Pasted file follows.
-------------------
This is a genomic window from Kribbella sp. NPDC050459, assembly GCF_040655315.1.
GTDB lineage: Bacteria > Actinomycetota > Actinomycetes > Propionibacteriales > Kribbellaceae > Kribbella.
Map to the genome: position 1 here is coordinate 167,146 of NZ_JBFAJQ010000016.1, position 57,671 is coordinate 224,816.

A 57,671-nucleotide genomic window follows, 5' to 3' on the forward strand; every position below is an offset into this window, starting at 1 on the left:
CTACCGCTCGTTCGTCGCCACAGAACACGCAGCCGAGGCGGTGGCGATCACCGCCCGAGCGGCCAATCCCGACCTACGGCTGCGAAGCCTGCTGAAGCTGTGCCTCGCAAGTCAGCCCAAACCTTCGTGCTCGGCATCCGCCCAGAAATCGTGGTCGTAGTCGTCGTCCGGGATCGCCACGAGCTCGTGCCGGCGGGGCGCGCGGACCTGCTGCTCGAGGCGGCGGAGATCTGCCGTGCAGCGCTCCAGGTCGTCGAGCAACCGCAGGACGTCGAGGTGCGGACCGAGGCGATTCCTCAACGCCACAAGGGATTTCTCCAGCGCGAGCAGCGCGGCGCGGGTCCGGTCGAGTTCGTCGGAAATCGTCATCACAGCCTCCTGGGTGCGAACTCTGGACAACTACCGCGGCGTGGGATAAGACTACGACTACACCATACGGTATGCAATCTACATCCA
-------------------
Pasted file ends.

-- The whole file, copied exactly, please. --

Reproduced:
This is a genomic window from Kribbella sp. NPDC050459, assembly GCF_040655315.1.
GTDB lineage: Bacteria > Actinomycetota > Actinomycetes > Propionibacteriales > Kribbellaceae > Kribbella.
Map to the genome: position 1 here is coordinate 167,146 of NZ_JBFAJQ010000016.1, position 57,671 is coordinate 224,816.

A 57,671-nucleotide genomic window follows, 5' to 3' on the forward strand; every position below is an offset into this window, starting at 1 on the left:
CTACCGCTCGTTCGTCGCCACAGAACACGCAGCCGAGGCGGTGGCGATCACCGCCCGAGCGGCCAATCCCGACCTACGGCTGCGAAGCCTGCTGAAGCTGTGCCTCGCAAGTCAGCCCAAACCTTCGTGCTCGGCATCCGCCCAGAAATCGTGGTCGTAGTCGTCGTCCGGGATCGCCACGAGCTCGTGCCGGCGGGGCGCGCGGACCTGCTGCTCGAGGCGGCGGAGATCTGCCGTGCAGCGCTCCAGGTCGTCGAGCAACCGCAGGACGTCGAGGTGCGGACCGAGGCGATTCCTCAACGCCACAAGGGATTTCTCCAGCGCGAGCAGCGCGGCGCGGGTCCGGTCGAGTTCGTCGGAAATCGTCATCACAGCCTCCTGGGTGCGAACTCTGGACAACTACCGCGGCGTGGGATAAGACTACGACTACACCATACGGTATGCAATCTACATCCA